Created by Bill Parker and C. C. Beck, Spy Master -- along with Captain Marvel -- became one of the most popular characters in Whiz Comics. He gained his own comic book in 1940 which lasted 11 issues, while still appearing in Whiz Comics, and also appearing in America's Greatest Comics. Spy Smasher was "retired" in 1946 with Whiz Comics #75, only to reappear in #76 (since the war was over) as"Crime Smasher." Crime Smasher continued in Whiz Comics until the following March (#87), returning briefly for the one and only issue of Crime Smasher in 1948.
In 1976, DC Comics gained control of many of Fawcett's characters, including Spy/Crime Master, but Alan Armstrong appeared only briefly in that year's Justice League of America. In 1995 and 1997, he showed up in three issues of Shazaam!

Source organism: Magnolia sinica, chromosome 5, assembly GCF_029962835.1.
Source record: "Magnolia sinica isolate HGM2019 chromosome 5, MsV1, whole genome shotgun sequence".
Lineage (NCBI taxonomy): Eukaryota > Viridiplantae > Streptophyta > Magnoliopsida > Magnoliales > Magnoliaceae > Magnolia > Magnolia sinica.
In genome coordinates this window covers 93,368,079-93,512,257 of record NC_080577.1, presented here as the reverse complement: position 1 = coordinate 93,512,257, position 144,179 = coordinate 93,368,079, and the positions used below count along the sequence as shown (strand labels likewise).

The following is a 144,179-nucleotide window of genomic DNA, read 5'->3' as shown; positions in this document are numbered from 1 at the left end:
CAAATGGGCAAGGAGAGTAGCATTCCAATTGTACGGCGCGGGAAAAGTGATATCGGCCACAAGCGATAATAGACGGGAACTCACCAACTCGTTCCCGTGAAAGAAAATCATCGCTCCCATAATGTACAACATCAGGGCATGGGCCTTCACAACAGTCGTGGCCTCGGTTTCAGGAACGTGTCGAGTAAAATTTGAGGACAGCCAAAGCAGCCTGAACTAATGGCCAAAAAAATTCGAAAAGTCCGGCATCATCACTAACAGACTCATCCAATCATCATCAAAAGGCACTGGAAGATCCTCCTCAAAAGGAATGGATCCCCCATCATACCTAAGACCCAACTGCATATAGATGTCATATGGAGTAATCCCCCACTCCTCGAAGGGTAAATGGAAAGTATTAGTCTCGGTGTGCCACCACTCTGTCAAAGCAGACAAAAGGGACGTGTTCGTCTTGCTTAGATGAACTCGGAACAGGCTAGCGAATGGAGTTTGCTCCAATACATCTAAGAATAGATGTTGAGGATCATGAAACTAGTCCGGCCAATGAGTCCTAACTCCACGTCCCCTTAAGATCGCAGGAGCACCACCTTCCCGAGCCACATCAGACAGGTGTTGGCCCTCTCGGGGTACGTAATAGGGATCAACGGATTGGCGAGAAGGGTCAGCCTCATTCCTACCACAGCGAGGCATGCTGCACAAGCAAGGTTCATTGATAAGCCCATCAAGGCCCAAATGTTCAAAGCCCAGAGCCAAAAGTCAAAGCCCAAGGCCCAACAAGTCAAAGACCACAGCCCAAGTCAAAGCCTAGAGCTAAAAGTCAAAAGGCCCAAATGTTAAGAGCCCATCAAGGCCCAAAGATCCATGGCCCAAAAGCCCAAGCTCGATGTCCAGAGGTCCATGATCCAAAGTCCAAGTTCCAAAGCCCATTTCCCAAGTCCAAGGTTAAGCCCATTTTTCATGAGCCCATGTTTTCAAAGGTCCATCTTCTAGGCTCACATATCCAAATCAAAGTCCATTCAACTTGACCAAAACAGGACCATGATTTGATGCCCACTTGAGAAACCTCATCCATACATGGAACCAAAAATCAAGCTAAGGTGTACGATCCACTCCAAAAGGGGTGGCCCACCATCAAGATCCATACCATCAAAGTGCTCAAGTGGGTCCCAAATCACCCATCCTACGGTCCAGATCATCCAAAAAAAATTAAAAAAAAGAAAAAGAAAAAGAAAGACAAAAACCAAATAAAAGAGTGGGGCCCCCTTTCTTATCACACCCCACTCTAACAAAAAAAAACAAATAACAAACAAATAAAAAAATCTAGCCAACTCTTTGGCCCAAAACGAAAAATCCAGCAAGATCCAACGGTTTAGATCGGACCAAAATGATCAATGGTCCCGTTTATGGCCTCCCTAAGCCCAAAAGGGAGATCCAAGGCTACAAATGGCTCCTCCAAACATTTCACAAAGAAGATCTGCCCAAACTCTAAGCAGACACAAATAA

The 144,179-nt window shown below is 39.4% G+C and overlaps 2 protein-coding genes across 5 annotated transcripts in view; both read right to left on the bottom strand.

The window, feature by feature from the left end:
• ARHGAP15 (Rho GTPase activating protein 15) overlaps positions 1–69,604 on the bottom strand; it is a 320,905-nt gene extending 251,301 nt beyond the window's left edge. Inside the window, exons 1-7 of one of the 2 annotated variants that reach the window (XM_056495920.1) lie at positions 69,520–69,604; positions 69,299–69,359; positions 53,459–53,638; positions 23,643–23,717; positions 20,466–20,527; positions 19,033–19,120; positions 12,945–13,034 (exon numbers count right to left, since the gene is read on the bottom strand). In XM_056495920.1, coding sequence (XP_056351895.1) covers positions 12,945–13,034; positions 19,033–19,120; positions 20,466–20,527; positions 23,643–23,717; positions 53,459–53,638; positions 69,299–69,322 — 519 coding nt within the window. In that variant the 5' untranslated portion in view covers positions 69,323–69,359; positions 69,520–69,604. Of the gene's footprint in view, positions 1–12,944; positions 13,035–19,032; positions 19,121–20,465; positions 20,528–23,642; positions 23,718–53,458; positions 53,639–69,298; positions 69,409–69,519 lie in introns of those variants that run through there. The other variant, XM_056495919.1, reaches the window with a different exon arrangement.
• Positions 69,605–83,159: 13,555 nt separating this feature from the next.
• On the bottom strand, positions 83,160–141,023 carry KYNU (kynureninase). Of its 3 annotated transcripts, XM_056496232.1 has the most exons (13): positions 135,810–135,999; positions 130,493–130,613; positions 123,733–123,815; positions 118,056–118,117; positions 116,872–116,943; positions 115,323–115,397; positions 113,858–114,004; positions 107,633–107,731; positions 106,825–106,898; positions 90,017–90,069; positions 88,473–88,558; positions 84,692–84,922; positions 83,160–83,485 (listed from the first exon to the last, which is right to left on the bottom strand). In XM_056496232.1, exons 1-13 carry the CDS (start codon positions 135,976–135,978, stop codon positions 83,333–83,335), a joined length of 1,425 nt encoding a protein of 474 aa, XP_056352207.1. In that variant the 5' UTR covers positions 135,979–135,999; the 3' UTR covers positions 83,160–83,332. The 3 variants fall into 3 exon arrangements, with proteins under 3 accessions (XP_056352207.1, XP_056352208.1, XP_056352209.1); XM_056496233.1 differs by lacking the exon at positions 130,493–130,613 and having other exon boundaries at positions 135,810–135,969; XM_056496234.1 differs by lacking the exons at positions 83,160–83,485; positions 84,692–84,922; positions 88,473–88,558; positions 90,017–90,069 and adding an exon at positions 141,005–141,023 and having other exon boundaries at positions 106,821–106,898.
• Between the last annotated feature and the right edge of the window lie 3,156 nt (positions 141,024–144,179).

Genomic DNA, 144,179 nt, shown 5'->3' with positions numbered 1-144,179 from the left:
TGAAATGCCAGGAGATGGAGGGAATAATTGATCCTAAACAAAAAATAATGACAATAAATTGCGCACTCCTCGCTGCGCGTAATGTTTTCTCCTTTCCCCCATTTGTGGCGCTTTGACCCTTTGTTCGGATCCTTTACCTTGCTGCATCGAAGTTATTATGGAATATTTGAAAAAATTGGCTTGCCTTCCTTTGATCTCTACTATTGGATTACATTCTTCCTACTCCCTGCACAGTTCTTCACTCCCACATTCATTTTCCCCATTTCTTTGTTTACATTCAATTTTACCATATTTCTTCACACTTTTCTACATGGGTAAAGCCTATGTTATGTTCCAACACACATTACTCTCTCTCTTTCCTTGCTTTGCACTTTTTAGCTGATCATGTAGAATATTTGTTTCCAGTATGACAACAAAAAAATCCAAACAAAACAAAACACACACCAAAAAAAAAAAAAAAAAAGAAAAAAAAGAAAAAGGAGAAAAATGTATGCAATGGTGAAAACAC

Spy Master was reimagined in 2007 by Gail Simone as anti-terrorist agent Katrina Armstrong, a Jack Bauer-like character who knows no bounds in achieving her goals.
The link below takes you to Spy Master's first six episodes. We meet recurring villain The Mask, as well as Admiral Corby of Naval Intelligence and his daughter Eve -- who happens to be engaged to the dashing Alan Armstrong.
There's a bit of xenophobia here, beginning on the second page, when the Admiral, Eve, and Alan are discussing how Navy secrets could be getting to the enemy:
Alan: What about that Filopino houseboy of yours?
Admiral Corby: Zambo? Not a chance. He doesn't speak a word of English. Besides, he isn't clever enough.
And we learn early on about Alan Armstrong's scientific gifts. From page 4:
-- Spy Smasher quickly climbs back to the roof where he had landed his gyrosub -- a super-craft combining the functions of an airplane, autogyro, speedboat, and submarine.
(And the gyrosub is completely silent!)